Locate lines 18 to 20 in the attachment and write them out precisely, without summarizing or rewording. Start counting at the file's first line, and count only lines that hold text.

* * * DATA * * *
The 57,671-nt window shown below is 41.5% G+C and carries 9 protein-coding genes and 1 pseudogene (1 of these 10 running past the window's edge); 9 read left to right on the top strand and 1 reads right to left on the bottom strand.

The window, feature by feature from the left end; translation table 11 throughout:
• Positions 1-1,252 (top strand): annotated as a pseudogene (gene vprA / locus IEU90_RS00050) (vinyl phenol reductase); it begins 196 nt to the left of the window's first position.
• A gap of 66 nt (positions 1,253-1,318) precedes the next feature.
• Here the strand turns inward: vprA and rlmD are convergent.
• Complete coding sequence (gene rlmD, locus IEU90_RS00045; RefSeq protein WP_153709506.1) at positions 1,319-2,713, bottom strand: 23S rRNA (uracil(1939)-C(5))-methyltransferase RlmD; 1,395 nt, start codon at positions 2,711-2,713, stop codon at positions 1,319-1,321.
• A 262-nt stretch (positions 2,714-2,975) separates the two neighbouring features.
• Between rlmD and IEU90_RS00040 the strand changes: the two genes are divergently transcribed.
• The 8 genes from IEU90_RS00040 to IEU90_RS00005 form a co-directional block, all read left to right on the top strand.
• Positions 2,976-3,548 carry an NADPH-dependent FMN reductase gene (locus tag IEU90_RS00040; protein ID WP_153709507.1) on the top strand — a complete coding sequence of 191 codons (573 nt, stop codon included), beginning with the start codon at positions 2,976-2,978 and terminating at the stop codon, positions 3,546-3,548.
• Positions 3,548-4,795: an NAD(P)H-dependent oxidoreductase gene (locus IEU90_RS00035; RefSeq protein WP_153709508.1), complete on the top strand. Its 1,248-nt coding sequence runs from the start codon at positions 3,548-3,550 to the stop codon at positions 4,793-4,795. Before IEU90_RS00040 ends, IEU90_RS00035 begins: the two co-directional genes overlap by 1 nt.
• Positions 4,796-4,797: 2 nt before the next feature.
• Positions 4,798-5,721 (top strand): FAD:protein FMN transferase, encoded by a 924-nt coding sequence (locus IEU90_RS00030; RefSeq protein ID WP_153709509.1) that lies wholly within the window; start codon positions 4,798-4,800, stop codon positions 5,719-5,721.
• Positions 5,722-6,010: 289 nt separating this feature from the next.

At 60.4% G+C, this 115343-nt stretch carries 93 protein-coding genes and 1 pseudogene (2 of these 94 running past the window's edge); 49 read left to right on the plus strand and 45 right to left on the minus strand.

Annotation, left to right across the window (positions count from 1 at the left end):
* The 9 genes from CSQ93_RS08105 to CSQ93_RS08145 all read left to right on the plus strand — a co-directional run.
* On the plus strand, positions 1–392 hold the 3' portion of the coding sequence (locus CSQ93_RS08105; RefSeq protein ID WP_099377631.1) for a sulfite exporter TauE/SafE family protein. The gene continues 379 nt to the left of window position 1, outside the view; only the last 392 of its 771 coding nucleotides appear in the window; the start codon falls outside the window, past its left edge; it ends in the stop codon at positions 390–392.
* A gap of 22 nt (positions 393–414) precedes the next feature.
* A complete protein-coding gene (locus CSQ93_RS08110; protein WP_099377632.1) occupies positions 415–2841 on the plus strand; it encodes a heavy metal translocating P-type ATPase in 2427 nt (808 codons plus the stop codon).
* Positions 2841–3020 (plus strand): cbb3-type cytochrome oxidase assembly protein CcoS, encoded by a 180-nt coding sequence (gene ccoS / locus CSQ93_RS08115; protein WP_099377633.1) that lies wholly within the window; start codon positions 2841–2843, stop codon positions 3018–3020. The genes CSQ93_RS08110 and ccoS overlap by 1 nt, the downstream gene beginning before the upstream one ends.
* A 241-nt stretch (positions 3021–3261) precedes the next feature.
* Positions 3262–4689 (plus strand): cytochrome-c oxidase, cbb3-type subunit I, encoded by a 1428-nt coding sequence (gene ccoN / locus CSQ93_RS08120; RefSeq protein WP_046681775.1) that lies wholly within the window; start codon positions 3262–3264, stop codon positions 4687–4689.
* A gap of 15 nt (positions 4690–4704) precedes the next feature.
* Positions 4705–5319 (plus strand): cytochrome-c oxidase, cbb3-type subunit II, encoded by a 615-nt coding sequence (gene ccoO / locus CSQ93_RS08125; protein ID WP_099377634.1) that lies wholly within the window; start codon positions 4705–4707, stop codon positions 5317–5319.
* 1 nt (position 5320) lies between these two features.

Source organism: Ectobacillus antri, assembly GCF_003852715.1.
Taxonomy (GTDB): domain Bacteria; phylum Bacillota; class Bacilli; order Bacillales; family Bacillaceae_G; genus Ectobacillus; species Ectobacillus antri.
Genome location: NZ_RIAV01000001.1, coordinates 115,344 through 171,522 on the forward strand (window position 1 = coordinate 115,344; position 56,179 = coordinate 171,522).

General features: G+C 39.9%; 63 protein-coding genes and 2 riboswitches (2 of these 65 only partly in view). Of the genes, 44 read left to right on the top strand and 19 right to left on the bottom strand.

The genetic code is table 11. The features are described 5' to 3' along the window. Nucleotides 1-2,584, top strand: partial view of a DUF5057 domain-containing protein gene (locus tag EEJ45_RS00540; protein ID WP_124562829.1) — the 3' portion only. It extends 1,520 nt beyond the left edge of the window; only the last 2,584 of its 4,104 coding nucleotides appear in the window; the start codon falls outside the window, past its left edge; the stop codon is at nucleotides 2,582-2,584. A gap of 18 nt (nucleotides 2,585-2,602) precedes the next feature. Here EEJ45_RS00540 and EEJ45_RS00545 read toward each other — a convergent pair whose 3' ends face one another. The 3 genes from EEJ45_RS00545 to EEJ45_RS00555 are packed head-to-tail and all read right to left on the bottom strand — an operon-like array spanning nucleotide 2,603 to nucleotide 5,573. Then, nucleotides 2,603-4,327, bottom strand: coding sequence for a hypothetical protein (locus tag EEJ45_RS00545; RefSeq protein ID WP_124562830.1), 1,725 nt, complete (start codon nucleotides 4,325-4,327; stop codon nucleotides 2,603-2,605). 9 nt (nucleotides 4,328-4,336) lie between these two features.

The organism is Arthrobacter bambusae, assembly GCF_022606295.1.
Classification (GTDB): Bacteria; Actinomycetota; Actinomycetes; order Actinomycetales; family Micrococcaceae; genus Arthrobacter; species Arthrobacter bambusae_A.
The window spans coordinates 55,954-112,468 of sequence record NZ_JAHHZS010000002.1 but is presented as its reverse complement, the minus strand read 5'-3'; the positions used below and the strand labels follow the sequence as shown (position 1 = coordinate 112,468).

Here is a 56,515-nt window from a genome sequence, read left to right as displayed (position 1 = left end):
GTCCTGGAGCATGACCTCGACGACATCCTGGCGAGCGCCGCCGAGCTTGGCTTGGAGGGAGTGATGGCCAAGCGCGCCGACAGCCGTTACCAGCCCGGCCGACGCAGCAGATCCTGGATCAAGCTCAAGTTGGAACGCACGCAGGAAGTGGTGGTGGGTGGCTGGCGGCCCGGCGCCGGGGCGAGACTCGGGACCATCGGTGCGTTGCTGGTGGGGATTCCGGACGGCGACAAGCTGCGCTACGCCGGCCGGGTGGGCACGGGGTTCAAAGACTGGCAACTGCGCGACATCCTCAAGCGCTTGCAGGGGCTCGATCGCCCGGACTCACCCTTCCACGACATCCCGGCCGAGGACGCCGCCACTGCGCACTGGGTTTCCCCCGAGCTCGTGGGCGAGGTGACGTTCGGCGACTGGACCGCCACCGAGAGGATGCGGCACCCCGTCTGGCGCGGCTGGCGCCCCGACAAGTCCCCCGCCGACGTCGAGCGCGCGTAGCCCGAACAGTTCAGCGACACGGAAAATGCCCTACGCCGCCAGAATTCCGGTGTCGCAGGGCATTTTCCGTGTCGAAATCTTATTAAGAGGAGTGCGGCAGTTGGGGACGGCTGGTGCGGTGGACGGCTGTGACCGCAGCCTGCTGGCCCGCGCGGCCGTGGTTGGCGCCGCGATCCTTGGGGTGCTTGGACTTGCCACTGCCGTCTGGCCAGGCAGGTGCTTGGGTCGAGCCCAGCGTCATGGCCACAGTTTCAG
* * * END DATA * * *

* On the plus strand, positions 1–392 hold the 3' portion of the coding sequence (locus CSQ93_RS08105; RefSeq protein ID WP_099377631.1) for a sulfite exporter TauE/SafE family protein. The gene continues 379 nt to the left of window position 1, outside the view; only the last 392 of its 771 coding nucleotides appear in the window; the start codon falls outside the window, past its left edge; it ends in the stop codon at positions 390–392.
* A gap of 22 nt (positions 393–414) precedes the next feature.
* A complete protein-coding gene (locus CSQ93_RS08110; protein WP_099377632.1) occupies positions 415–2841 on the plus strand; it encodes a heavy metal translocating P-type ATPase in 2427 nt (808 codons plus the stop codon).